I was surprised when I clicked my watch – the time was faster than I expected. Right now I’m not paying much attention to time. I’m more tuned into how I’m feeling. I didn’t wear my HR monitor and I probably should have. Maybe next time.
Didn’t post for the past few days, but I’ve been consistent in making the time to work out.
Tuesday…15 miles running, hard uphills, about 25% of the run was hard uphill
Wednesday…7 miles running, including 10 downhill sprints that were just under a quarter mile
Thursday…50 miles riding, somewhat easy but with 2,300 feet of vertical gain
Lately I’ve been mapping out some new routes for my rides. Today I came across this sign. I thought it was a good sign for the start of 2012.
I also liked this on motivation vs. follow-through. I’ve posted here before about the notion that I know what I should do and I even plan to do it. But when the moment comes, I shrink away. I’ve thought it was motivation. Maybe not. Maybe I need to shut my brain down a bit.
I was at the library a couple days ago with my 2-year old, and on a whim I picked up ESPN: Those Guys Have All The Fun. For the past few years I’ve been reading mostly classic fiction and business books, so this year I decided to branch out a bit. The book is thick (~750 pages), but it’s a fast read. It’s told mostly through interview snippets with direct quotes from the big ESPN players over the years. I’m curious to see how the authors weave the story lines. Right now I’m just at the beginning, where ESPN is starting out. Very interesting stuff there.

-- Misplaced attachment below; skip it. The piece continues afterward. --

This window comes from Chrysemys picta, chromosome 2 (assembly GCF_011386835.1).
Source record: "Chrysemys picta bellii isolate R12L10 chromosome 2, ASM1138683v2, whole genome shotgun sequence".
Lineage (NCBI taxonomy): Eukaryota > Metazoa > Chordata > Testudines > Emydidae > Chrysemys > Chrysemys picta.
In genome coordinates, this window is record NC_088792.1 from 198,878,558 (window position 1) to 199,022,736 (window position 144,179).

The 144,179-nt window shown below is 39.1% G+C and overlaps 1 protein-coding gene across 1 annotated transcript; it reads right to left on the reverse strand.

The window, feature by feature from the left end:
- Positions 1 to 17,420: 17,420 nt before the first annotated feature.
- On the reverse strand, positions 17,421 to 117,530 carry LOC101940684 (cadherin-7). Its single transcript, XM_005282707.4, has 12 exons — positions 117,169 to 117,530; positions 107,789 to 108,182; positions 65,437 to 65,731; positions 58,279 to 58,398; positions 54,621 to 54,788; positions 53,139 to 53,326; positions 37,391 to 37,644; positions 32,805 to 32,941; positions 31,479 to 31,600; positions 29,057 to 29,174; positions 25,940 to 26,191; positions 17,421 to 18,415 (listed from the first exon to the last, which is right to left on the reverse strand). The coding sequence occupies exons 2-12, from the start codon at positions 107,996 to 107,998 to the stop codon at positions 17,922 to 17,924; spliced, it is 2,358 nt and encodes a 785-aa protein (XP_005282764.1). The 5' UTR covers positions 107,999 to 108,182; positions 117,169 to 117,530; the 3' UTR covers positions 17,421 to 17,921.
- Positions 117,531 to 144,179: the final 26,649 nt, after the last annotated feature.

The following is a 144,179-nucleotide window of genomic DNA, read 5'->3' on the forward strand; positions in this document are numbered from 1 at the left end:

Went for a short run today, more of a scouting expedition. Definitely feeling some fatigue so I wanted to take it easy. Just over an hour, call it 7 miles. I was looking for a few things:
- a soft surface with a very slight downhill over a quarter mile or so
- a really steep hill or two
I found both of what I was looking for in some local parks. I plan to use the downhill for fast running. I want to be able to teach my body learns the feel of fast running. Neuromuscular stuff. The steep hill will be used for steep hill sprints, essentially a form of strength training. I managed to locate two steep hills, one that I could run in about 12 seconds and the other that would take about 30 seconds.